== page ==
Actually, it makes a great dummy load at VHF!

I have used a 100 watt light bulb in a pinch (and just for fun too).

VE3PCD
09-05-2010, 07:25 PM
I want to say thank you to all who responded, I am not really surprise how many good responses I received. The main reason why I decided to get the FT-101E is that it will allow me to experience what it was like years ago when tube radios ruled the HAM universe. I am now able to properly tune my rig.

73,

Peter

AF6LJ
09-05-2010, 07:30 PM
I knew someone who had an FT-101 wish I had one.

NO2A
09-05-2010, 08:44 PM
I`m sure there`s one waiting for you on e-bay............................:p
I knew someone who had an FT-101 wish I had one.

W8JI
09-05-2010, 08:59 PM
Assuming you have a tuner and a high SWR on the antenna system without the tuner, it is imperitive you tune the FT101 into a good dummy load as a first step.

A light bulb will not work.

Here are the steps:

1.) Load the Ft101 into a dummy load that you know is 50 ohms.

2.) Reduce the power until it is down to the minimum amount that allows you to adjust the tuner. The amount of power depends on the tuner and the meter in the tuner.

3.) Adjust the tuner for minimum SWR.

4.) Increase power without retuning the radio, and make sure the reflected power is minimum.

That should be all you need to do.

73 Tom

KL7AJ
09-06-2010, 03:35 AM
Hello all !!

Can someone please tell me the correct procedure to tune the FT-101E into the Pulstar AT1KP tuner?

I cant seem to be able to get the swr down, I tune the radio but then unable to get tuner correct the swr....What am I doing wrong?

thx.

Peter

I'd just tune the tuner for maximum receive noise, and then tune the transceiver as if you were tuning directly into a dummy load. Close enough for government work.

Eric

W8JI
09-06-2010, 08:40 PM
I'd just tune the tuner for maximum receive noise, and then tune the transceiver as if you were tuning directly into a dummy load. Close enough for government work.

Eric

I don't think so Eric. That might result in a 2:1 SWR or even higher.

Better he does things the right way, and adjusted the radio into a 50 ohm load. Then he can reduce power and adjust the tuner properly for lowest SWR.

K9YLI
09-06-2010, 09:23 PM
Well no one has brought up the use of Pi-net out put tube type radios.

The PI-net would tune most antennas just fine..

In other words, 'back in the day' with tube type out put radios,
there were no "tuners" , no need for them..

just hook up the antenna, dip and load and drive, repeat, repeat , repeat..
My Galaxy GT550 or my old Gonset G76 AM rig, no tuners needed, they just confuse the Pi-net output.

If you antenna is a reasonable one, tuning into a dummy load and marking the controls, usually the antenna will be close to those settings.
speeds up the tune up process..

WD9GYF
09-07-2010, 12:05 PM
I knew someone who had an FT-101 wish I had one.

I have a 101EE along with the 2 & 6 meter transverters, Sp101PB phone patch, FV 101B Ext. VFO, FL 2100B Amp,YC601 Didgital Display, still looking
for the YO 100 Scope. One comes up every so-often on E-Bay:D


Jim
WD9GYF/5

AF6LJ
09-07-2010, 12:53 PM
I have a 101EE along with the 2 & 6 meter transverters, Sp101PB phone patch, FV 101B Ext. VFO, FL 2100B Amp,YC601 Didgital Display, still looking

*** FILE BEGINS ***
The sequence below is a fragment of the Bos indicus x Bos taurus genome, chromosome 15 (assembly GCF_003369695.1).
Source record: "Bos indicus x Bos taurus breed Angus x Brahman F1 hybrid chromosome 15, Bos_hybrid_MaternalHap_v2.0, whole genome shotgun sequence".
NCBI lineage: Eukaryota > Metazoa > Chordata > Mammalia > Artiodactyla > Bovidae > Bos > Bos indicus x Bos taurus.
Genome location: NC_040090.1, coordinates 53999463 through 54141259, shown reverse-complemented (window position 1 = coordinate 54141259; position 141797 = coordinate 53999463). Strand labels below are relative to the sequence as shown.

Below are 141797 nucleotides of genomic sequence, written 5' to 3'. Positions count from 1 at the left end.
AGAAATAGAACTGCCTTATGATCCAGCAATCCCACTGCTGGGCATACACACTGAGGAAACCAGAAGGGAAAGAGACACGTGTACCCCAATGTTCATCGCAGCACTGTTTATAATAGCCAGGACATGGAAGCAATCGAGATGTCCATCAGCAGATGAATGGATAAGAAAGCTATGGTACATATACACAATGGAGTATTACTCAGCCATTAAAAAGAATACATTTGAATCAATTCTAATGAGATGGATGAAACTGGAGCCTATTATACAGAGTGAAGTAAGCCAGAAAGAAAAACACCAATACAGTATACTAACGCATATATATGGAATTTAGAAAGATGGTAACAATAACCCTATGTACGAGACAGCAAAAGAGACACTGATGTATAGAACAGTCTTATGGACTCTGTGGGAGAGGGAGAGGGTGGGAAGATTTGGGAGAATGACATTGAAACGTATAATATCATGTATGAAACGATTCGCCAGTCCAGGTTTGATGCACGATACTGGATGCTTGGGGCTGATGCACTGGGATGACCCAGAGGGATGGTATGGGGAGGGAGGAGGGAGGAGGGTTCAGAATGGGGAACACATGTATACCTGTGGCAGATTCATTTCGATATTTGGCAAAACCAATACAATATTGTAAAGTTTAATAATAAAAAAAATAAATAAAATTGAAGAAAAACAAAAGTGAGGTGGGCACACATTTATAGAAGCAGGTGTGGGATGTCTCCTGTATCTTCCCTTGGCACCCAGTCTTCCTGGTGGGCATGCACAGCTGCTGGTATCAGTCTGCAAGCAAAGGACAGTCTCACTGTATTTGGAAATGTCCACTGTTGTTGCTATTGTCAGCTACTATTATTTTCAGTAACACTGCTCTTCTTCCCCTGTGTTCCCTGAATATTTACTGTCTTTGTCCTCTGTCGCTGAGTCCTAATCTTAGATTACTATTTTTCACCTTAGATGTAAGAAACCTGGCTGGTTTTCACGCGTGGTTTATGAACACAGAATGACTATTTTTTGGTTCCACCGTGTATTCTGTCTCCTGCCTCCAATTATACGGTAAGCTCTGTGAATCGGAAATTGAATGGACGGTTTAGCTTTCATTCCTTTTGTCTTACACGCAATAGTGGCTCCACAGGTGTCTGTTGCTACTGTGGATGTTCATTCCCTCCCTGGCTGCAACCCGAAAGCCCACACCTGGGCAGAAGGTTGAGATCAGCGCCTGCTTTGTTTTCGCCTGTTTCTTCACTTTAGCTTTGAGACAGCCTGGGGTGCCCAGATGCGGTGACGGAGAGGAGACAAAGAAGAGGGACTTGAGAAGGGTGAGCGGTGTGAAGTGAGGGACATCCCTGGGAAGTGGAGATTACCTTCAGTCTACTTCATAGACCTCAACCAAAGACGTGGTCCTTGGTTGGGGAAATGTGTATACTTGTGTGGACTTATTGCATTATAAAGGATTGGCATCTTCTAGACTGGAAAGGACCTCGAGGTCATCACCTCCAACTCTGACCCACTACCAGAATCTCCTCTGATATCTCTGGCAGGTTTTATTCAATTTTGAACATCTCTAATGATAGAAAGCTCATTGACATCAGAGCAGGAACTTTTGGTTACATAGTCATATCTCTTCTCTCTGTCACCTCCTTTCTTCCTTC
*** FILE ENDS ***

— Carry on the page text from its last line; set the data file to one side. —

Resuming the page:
for the YO 100 Scope. One comes up every so-often on E-Bay:D


Jim
WD9GYF/5
Nice looking gear and as I remember the FT101 worked rather well.

KJ4LCM
09-07-2010, 01:19 PM
Hello all !!

Can someone please tell me the correct procedure to tune the FT-101E into the Pulstar AT1KP tuner?

I cant seem to be able to get the swr down, I tune the radio but then unable to get tuner correct the swr....What am I doing wrong?

thx.

Peter

You don't! You don't need a tuner with those radios, the tank circuit is its own tuner and will happily match a wide range of antennas. If it won't match well, you need antenna work first.

VA3CQC
09-07-2010, 02:14 PM
I think he was asking more how to go from the "tuned 50ohms into dummy load" to "tuned Xohms into antenna". I think the question's been answered, but I see no one's covered the benefits of having an actual roller-inductor tuner! It's even a differential-T tuner, those cost a bundle. Never used one myself, but I see the theory of how it operates, and it should be the same as an L-network.

You begin with the transmitter emitting 100w at the correct plate current into a 50 ohms dummy load, then you REDUCE the drive, back to zero. Turn the tuner's antenna switch to your antenna, and reduce the capacitor to zero. Scroll through the inductor starting at zero, (but be careful, roller inductors get some serious inertia going, so avoid banging them against the stops) and listen for a peak in noise/signal, this could be a point of low SWR. Find the middle of the peak with the inductor, and key up in TUNE as you raise the power. Note the SWR. Then INCREASE the capacitor and see IF/HOW the peak in the noise/signal changes, it will require you to move the inductor one way or another, and the peak will have gotten sharper, or diminished, this is usually inversely proportional to the SWR. If you key the transmitter again on this peak, you'll see the SWR has gotten better. The key is to aim for a high capacitor setting and a low inductor setting. Problem is, there is a minimum inductance you must use for each band, so you start with zero, and work your way up the inductor. This is my understanding of it.

VA3CQC
09-07-2010, 02:19 PM
You don't! You don't need a tuner with those radios, the tank circuit is its own tuner and will happily match a wide range of antennas. If it won't match well, you need antenna work first.